Lessons Learned from Constructing the Trans-Alaska Oil Pipeline

EMD-78-52: Published: Jun 15, 1978. Publicly Released: Jun 15, 1978.

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In 1968, a feasibility cost study estimated that an oil pipeline system from Prudhoe Bay to Valdez, Alaska, would cost $863 million for a 500,000 barrel-a-day line or $1.046 billion for a 1.2 million barrel-a-day capacity. After construction began in 1975, the Alyeska Pipeline Service Company, the agent for the companies designing and building the pipeline, established a base control budget of about $6.4 billion. By December 1977, this budget had been exceeded by about $1.5 billion. The $19.8 million additional direct labor hours needed to complete the project accounted for most of the $1.5 billion increase.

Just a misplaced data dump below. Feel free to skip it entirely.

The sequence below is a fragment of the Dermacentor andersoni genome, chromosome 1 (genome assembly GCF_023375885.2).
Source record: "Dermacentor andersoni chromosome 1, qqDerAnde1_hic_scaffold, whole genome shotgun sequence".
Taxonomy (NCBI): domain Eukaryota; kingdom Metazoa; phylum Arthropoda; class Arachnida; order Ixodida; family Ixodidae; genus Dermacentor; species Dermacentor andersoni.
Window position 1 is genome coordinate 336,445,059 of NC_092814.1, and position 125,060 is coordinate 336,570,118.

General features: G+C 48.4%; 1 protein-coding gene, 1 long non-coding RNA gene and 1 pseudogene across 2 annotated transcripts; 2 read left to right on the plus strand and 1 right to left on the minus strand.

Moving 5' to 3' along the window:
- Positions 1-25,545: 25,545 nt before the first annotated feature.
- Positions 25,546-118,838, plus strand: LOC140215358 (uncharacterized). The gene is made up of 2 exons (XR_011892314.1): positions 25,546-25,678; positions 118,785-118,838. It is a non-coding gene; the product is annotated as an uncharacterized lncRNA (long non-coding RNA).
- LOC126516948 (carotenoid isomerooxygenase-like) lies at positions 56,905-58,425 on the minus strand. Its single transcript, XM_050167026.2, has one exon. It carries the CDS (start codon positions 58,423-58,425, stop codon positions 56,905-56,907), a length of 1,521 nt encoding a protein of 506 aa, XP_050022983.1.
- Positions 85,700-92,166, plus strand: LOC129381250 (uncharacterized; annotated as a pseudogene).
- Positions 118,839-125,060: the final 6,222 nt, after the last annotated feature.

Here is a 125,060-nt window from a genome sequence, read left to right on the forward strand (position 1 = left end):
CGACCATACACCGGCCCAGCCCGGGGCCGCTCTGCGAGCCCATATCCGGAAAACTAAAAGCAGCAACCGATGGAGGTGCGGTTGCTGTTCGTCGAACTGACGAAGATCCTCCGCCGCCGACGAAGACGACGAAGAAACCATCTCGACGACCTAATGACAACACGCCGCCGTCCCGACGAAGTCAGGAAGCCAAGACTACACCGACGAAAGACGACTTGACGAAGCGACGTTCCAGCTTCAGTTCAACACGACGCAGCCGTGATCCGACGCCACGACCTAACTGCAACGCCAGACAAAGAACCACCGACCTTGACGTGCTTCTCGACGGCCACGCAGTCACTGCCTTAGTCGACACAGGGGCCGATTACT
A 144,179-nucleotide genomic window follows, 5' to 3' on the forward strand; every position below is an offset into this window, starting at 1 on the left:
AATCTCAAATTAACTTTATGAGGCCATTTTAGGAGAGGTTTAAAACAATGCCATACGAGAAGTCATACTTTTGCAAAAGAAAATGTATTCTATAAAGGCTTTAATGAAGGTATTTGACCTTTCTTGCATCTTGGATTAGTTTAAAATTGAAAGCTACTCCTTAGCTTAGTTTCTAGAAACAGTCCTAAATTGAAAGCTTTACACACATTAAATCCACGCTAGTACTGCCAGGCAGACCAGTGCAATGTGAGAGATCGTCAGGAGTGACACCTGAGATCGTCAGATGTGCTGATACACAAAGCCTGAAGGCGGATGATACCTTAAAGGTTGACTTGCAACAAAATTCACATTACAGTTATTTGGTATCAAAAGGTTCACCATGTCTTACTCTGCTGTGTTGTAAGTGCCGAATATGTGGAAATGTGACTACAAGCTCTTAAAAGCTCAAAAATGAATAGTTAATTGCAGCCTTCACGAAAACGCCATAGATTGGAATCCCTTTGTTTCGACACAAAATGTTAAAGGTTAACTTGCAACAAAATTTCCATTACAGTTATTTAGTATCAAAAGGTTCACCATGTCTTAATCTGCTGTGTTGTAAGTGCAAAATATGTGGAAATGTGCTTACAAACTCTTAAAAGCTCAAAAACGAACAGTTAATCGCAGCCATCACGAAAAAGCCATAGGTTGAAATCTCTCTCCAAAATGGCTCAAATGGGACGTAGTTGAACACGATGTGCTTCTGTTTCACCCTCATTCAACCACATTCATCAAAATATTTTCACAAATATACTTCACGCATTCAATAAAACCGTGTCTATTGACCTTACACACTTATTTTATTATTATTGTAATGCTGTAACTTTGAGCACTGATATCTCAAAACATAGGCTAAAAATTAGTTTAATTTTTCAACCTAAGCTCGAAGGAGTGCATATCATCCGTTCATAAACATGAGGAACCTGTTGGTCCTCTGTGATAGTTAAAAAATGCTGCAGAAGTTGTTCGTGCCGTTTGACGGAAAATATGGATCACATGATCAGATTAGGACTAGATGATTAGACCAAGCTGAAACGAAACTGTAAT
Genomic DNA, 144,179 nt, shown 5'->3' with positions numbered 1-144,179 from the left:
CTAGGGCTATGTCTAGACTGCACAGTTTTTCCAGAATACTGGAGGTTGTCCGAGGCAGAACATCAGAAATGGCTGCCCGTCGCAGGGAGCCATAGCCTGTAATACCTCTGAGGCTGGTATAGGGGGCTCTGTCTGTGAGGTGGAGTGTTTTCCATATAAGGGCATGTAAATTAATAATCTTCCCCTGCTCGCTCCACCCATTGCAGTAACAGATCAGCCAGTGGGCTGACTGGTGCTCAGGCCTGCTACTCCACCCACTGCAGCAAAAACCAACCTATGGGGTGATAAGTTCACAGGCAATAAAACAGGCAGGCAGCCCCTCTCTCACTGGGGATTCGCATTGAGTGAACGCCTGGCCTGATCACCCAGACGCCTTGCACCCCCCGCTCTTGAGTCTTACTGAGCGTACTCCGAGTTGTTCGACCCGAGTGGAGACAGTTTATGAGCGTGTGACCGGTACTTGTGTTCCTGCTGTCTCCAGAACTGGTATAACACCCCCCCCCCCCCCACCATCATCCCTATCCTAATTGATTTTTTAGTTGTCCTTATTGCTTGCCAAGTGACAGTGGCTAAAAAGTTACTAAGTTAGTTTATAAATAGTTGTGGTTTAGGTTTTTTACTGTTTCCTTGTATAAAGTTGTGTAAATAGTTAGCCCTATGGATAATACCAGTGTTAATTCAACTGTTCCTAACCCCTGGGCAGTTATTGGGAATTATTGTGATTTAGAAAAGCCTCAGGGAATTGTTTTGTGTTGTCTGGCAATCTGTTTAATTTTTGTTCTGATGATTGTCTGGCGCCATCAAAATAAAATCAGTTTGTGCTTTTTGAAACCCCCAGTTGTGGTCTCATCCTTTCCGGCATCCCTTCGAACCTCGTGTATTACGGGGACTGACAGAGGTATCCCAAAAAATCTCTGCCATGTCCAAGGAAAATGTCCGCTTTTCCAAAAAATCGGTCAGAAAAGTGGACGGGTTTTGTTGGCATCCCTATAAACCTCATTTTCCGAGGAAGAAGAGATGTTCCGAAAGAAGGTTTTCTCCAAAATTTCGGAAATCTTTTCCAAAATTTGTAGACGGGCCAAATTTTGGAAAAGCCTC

Several key lessons can be learned from Alyeska's experience and applied to similar future projects: (1) first and subsequent cost estimates should be viewed with skepticism; (2) as much site-specific data as is economically practicable should be obtained; (3) technical and geological uncertainties should be thoroughly investigated; (4) government approval should be contingent on detailed planning for management control, including budgetary controls; and (5) the Alaska natural gas pipeline project's expenditures should have an ongoing government audit to protect the public interest. Alyeska's contract with its execution contractors were reimbursable cost-plus-fixed-fee and fixed overhead; the contractors did not have the financial incentive to minimize costs as they would have had under other contractual arrangements such as fixed-price contracts. Alyeska's experience showed that the no-strike clause in the project labor agreement prevented section-wide or project-wide strikes. Contractor personnel generally interpreted the environmental requirements less restrictively than did government personnel, and Alyeska had to make some adjustments to accomodate the government's interpretation.

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